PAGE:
Miljenko Jergović: Rod (Kin)

The latest addition to my website is Miljenko Jergović‘s Rod (Kin). This is an 800-page family novel, as the author calls it, but do not let that put you off. It is essentially the stories (mini-novels) of, primarily, his mother’s family, going back to the beginning of the twentieth century but also of his extended family, friends and neighbours, set over a hundred years, ending in 2012 with his mother’s death. We cover a large range of languages, ethnic groups, a few religions, plenty of divergent political views, different overlords and, of course, a few wars. The author tells his story up to the death of his mother in 2012 (he had moved to Zagreb, she was still in Sarajevo). The key event in her life was the death of her brother, Mladen, who died when she was seventeen months old, killed while fighting for the Germans. Her mother never forgave her for living while Mladen died and she, too, was far from a perfect mother. Above all, however, Jergović tells us a host of mini-novels, some funny, some sad, some involving famous people, but many involving ordinary people but all fascinating, colourful and highly imaginative.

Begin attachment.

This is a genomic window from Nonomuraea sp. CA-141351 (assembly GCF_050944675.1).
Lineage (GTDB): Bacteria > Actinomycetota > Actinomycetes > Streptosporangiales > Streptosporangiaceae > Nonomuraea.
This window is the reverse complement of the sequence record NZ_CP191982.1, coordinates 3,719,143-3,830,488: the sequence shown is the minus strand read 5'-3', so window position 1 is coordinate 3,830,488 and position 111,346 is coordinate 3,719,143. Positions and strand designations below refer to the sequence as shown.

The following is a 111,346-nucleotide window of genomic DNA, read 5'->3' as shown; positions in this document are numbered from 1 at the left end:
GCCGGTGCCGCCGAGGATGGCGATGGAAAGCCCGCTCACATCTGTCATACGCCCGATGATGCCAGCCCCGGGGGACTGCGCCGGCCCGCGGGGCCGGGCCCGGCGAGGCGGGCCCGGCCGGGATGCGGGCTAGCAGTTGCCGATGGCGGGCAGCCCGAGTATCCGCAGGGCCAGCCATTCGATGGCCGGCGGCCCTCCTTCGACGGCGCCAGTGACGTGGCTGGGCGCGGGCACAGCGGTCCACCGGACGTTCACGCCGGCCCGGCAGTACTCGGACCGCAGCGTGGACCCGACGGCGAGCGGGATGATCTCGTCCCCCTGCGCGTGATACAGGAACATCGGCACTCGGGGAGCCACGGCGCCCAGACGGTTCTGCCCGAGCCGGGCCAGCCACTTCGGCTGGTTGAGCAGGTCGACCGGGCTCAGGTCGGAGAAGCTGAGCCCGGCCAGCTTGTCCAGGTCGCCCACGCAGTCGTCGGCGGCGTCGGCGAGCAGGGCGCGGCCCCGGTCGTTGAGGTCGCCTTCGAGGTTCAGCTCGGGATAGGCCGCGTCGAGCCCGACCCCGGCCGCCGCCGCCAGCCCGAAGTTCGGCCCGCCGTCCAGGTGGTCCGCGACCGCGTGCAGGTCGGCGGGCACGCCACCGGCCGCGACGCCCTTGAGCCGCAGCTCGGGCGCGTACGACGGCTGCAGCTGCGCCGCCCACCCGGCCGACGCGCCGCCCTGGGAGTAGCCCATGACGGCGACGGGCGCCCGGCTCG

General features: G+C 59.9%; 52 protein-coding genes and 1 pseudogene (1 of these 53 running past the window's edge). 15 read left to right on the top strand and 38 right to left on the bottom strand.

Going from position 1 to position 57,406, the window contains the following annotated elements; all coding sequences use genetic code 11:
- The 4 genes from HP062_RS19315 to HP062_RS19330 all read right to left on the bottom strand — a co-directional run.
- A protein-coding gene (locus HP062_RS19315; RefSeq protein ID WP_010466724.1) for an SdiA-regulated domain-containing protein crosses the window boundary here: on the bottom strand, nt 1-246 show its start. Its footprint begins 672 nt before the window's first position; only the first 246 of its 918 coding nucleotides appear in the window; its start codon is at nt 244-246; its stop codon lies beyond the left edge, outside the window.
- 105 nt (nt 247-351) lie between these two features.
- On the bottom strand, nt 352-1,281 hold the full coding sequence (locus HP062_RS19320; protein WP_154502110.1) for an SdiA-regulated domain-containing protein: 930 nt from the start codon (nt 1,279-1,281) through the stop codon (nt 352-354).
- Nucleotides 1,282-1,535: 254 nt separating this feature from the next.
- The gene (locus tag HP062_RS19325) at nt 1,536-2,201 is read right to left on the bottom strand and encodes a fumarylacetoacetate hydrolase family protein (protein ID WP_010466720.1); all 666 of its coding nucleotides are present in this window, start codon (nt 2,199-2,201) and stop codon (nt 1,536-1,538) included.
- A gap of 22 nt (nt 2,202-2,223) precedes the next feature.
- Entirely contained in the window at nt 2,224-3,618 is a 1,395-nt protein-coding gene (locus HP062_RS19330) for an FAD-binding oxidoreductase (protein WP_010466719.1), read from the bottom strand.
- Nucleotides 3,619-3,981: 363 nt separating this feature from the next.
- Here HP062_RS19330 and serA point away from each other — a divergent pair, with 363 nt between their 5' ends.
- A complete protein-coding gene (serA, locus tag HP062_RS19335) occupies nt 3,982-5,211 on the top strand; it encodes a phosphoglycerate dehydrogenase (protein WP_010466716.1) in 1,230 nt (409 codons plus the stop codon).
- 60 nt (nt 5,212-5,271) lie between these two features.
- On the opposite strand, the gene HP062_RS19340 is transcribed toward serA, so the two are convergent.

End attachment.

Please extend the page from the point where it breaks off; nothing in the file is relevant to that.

Sonallah Ibrahim: االلجن وردة (Warda)

The latest addition to my website is Sonallah Ibrahim‘s االلجن وردة (Warda). This tells the story of Rushdy, a left-wing Egyptian, who has spent time in prison for his political activities. When younger he had met and fallen for Shahla. She and her brother went off to Oman to fight in the Dhofar Rebellion, and Shahla, taking the name Warda (meaning Rose), leads a guerilla troop. Rushdy, visiting, some thirty years later, a cousin who is living in Oman, is determined to track down Warda who seems to have disappeared. He gradually gets hold of her diaries and we follow her troop and her views on the left-wing political events of the day, with Warda and her comrades convinced that the triumphant march forward will bring liberation for the Arab peoples. Meanwhile Rushdy is finding contemporary(i.e. 1992) politics are more complicated than he realised as he travels round Oman looking for Warda. Lost love meets politics in a fine novel.

Raül Garrigasait: Els estranys (The Others)